Hospitalists and collaborating nurse practitioners rotated patient care duties between the ACE and UC units. Nonphysician staffing was similar in the 2 units (Table 1). Both units had identical assigned nursing hours, calculated as worked hours per patient day, reflecting consistency between the units with respect to unit-based nursing staff.24 Both units formally consulted non–unit-based disciplines, such as physical therapy and social services. Both units also used nurse coordinators, neither of whom provided any direct medical patient care. The ACE nurse coordinator administered the geriatric screens; coordinated care between all team members, including volunteers and outpatient providers; and ensured that the daily geriatric care plan was implemented. The UC nurse coordinator assisted with communication to patients' primary care physicians and collaborated with social services in discharge planning.
Using the UAB Hospital administrative database, we conducted a retrospective analysis of costs of care for the ACE and UC patient populations meeting inclusion criteria. Additional analysis was restricted to the 25 most common DRGs shared by ACE and UC patients (eTable). The hospital administrative database, Transition Systems Incorporated (TSI), was used to obtain financial information for each patient. The TSI data includes payer source, hospital charge, cost, allocated bad debt, and net revenue for each patient. The TSI system generates each patient's total costs from the sum of fixed direct costs, variable direct costs, and indirect costs. Fixed direct costs are those associated with patients that cannot be linked to a specific patient (eg, the salary of the unit nurse manager). Variable direct costs are attributed to direct patient care (eg, laboratory tests, medications). Finally, indirect costs cannot be attributed to a specific patient or department (eg, utilities, salaries of hospital accountants).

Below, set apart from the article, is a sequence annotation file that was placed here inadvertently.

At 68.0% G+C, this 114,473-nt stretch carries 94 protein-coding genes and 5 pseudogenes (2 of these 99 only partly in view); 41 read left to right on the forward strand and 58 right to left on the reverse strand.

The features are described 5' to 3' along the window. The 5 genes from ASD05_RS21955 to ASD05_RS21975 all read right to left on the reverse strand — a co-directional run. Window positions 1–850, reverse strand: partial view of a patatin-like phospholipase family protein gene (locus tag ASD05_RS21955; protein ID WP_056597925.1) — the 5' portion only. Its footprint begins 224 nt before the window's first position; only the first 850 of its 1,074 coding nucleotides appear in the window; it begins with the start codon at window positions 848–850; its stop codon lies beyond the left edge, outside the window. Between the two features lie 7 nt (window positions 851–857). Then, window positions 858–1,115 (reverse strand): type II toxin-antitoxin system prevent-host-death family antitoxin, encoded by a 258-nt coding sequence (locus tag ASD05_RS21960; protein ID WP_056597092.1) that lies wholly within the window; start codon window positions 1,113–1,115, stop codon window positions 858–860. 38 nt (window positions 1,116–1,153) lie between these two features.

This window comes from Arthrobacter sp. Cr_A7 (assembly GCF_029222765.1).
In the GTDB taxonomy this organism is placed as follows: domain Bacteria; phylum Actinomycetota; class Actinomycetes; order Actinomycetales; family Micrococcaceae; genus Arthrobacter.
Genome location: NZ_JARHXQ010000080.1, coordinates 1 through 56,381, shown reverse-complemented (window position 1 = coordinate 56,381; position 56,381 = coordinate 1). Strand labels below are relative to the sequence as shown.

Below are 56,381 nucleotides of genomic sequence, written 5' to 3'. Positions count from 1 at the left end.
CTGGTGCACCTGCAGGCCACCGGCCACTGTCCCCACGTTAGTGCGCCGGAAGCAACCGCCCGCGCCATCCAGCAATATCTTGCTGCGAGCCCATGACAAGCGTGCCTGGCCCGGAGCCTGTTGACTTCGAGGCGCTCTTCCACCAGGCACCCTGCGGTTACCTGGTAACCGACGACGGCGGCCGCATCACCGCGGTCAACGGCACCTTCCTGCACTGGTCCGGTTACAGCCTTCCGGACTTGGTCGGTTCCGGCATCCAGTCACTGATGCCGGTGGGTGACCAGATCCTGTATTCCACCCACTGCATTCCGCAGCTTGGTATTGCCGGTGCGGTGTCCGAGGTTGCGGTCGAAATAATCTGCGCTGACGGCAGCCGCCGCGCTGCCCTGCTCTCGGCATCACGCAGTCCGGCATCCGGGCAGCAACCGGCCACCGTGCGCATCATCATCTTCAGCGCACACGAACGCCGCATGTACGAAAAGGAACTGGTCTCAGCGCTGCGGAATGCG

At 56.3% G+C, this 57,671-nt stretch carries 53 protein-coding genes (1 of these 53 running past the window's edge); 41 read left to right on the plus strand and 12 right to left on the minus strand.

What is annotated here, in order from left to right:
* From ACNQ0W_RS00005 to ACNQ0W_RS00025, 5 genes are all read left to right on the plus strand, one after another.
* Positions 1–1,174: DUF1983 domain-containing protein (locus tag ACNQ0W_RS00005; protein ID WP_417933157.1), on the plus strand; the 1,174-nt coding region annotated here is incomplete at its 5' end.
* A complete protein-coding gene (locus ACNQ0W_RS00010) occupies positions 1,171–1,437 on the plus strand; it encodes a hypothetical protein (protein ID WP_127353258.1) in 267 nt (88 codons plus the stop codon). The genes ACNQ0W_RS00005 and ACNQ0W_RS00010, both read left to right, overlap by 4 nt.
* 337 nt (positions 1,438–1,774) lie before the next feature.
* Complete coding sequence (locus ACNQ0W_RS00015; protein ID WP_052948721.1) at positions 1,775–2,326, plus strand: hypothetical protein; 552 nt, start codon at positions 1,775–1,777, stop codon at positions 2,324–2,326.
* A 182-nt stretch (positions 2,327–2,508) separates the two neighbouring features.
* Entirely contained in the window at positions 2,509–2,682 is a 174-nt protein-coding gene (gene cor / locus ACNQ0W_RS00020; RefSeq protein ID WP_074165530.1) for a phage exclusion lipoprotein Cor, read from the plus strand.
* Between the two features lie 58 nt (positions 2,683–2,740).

Given that fixed and variable staffing was identical on the 2 units, our study's primary outcome measure was total variable direct costs. In addition, daily variable costs were calculated by dividing total variable direct costs by length of stay (LOS). Variable direct cost was chosen as the primary outcome because it represents the cost stemming directly from daily patient care and would therefore provide the best measurement for the effect of the ACE model on costs. Other variables examined included patient demographics, the case mix index (CMI), the comorbidity score derived from the High-Risk Diagnoses for the Elderly Scale,25 LOS, readmissions to UAB Hospital within 30 days, and total cost. The CMI is defined as the sum of the relative weights of the DRGs for a patient population divided by the number of patients in that population, and it reflects patient complexity and expected resource consumption.26
Significant differences between groups were assessed by using χ2 tests for categorical data, t tests for normally distributed continuous data, and 2-sided Wilcoxon rank sum tests for medians. Because cost and LOS data were not normally distributed, t tests with bootstrap resampling were used to test means.27 Generalized linear models were used to calculate crude and adjusted cost ratios and 95% CIs. Adjusted models included age, sex, comorbidity score, and CMI. Several distribution families (normal, log normal, and gamma) were considered for multivariate models of variable direct costs. For each, we reviewed the Kolmogorov-Smirnov statistic for goodness of fit and determined that the log normal distribution fit the data best. Additional analysis was stratified by CMI group (low, moderate, or high). All analyses were performed using SAS software, version 9.2 (SAS Institute, Inc), and differences were considered statistically significant at P < .05.